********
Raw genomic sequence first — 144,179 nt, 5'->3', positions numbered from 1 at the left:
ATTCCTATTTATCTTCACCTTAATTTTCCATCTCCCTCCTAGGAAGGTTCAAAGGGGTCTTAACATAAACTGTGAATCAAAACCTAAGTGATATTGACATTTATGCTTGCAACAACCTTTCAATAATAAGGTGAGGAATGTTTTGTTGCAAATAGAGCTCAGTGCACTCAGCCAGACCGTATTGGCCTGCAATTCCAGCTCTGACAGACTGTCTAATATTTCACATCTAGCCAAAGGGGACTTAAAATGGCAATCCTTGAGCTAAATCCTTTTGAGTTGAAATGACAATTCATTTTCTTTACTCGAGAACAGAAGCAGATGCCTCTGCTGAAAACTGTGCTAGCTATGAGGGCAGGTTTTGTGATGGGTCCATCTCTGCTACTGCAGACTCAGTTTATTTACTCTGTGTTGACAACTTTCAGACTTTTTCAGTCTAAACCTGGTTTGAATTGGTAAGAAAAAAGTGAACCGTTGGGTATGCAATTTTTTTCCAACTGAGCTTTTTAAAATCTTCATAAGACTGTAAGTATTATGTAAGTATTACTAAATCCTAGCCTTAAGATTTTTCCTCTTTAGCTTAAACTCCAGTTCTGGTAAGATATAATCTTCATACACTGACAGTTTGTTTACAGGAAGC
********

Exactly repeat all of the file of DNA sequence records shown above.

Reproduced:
Raw genomic sequence first — 144,179 nt, 5'->3', positions numbered from 1 at the left:
ATTCCTATTTATCTTCACCTTAATTTTCCATCTCCCTCCTAGGAAGGTTCAAAGGGGTCTTAACATAAACTGTGAATCAAAACCTAAGTGATATTGACATTTATGCTTGCAACAACCTTTCAATAATAAGGTGAGGAATGTTTTGTTGCAAATAGAGCTCAGTGCACTCAGCCAGACCGTATTGGCCTGCAATTCCAGCTCTGACAGACTGTCTAATATTTCACATCTAGCCAAAGGGGACTTAAAATGGCAATCCTTGAGCTAAATCCTTTTGAGTTGAAATGACAATTCATTTTCTTTACTCGAGAACAGAAGCAGATGCCTCTGCTGAAAACTGTGCTAGCTATGAGGGCAGGTTTTGTGATGGGTCCATCTCTGCTACTGCAGACTCAGTTTATTTACTCTGTGTTGACAACTTTCAGACTTTTTCAGTCTAAACCTGGTTTGAATTGGTAAGAAAAAAGTGAACCGTTGGGTATGCAATTTTTTTCCAACTGAGCTTTTTAAAATCTTCATAAGACTGTAAGTATTATGTAAGTATTACTAAATCCTAGCCTTAAGATTTTTCCTCTTTAGCTTAAACTCCAGTTCTGGTAAGATATAATCTTCATACACTGACAGTTTGTTTACAGGAAGC